From education to employment

Select Committees report receives backing from the sector

The Education and Skills Select Committee report on Post 16 Skills has been broadly welcomed across the industry. It’s concern at the operation of the Train to Gain scheme and reservations about present adult guidance have been welcomed by those in the FE Sector.

Dr John Brennan, Association of Colleges Chief Executive welcomed the select committee report: “The report reflects many of the key college concerns about post-16 skills provision. It rightly focuses on the need to stimulate employer demand, as well as the importance of direct engagement between business and learning providers at a local level.

“It highlights the limitations of the Train to Gain scheme and current inefficiencies of the brokerage system, acknowledges the potential bureaucracy in assigning to Sector Skills Councils responsibility for qualifications approval and recognises the need to reduce duplication and overlap in the training system.

“The committee’s concerns about the future of adult and ESOL learning echo those of many AoC member colleges.

“The call for a shift in priority to encourage more provision at level three and four is both very welcome and an economic necessity. We strongly endorse the recommendation that the Innovation, Universities and Skills Committee continues this enquiry.”

TUC General Secretary Brendan Barber agreed: “The Committee rightly calls for a more coherent skills system to give the workforce tailored training opportunities. The TUC applauds the central recommendation to give union learning representatives an even bigger role in supporting employees to navigate the training system.”

He continued: “The TUC’s learning and skills organisation, unionlearn, is dedicated to building the ability of these reps to help more workers gain skills, and it has recently launched a new learning and careers advice line for everyone involved in supporting learning in trade unions.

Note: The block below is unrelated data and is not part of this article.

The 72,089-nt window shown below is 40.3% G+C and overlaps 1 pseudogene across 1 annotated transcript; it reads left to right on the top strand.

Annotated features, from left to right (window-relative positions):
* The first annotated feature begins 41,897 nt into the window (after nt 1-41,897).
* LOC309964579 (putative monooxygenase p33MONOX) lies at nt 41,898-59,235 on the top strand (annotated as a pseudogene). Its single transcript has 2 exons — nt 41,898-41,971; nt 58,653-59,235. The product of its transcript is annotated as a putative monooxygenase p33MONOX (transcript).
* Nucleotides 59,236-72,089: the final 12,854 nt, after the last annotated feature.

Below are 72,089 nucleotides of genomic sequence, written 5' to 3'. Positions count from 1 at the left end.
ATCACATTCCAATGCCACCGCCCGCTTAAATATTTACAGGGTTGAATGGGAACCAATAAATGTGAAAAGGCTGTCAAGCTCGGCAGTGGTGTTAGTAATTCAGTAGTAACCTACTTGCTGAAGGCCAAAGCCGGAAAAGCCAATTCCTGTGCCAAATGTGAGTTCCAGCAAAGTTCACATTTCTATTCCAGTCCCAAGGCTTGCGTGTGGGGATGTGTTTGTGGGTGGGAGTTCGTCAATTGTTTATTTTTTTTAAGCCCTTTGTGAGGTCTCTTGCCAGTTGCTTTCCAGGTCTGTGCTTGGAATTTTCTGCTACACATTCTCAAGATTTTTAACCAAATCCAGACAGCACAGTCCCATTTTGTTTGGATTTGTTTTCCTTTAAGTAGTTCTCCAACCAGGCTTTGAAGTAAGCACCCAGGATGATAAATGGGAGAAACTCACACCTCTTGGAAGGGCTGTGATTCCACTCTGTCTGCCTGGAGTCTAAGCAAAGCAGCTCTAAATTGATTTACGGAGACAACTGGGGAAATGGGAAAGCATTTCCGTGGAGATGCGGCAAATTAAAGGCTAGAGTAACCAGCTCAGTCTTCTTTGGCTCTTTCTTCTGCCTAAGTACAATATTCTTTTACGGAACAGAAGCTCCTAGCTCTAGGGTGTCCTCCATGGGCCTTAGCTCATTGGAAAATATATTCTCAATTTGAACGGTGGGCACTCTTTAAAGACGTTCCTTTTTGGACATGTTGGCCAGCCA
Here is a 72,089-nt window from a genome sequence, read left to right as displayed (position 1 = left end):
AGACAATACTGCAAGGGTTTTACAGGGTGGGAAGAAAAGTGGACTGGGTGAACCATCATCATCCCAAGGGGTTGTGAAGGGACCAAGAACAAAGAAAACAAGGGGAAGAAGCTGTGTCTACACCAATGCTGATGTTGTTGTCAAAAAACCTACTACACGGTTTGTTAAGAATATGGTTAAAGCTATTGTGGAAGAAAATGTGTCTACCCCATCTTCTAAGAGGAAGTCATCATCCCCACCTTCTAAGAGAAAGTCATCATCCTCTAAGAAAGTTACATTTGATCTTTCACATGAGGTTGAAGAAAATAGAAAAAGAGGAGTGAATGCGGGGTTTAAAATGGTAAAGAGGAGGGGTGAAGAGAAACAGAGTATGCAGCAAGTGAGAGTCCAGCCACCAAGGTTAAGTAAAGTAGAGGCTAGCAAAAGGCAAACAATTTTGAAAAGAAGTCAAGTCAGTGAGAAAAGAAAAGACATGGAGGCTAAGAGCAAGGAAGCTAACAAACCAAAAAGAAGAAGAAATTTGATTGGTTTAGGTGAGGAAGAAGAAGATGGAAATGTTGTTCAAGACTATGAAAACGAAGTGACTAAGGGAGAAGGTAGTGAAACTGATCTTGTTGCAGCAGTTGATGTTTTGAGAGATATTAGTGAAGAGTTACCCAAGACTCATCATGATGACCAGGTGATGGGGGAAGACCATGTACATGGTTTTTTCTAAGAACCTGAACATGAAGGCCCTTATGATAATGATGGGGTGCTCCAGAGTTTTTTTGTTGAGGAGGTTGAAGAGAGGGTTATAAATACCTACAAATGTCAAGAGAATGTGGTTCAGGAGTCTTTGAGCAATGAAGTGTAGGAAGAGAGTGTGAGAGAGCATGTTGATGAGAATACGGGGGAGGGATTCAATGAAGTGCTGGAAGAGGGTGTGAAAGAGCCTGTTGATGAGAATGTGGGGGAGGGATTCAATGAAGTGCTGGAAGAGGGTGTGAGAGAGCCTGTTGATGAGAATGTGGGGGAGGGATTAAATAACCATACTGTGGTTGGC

“The report also echoes the TUC’s belief in the importance of meeting the training needs of the most disadvantaged groups in the workforce, especially older workers, disabled learners and people requiring English language tuition.”

Sally Hunt, general secretary of the University and College Union (UCU), said: “UCU welcomes the commitment of the government to developing the nations skills. However we have doubts about the emphasis on Train to Gain and about its implementation. We agree with the committee that colleges should be encouraged to develop their support for local business. Resources to do that are important and, as the committee points out, a more flexible way of targeting funds is needed.

“I welcome the concern expressed about reductions in adults learning and the calls for urgent reviews of how to develop enabling skills for older learners and of funding for English for Speakers of Other Languages (ESOL).”

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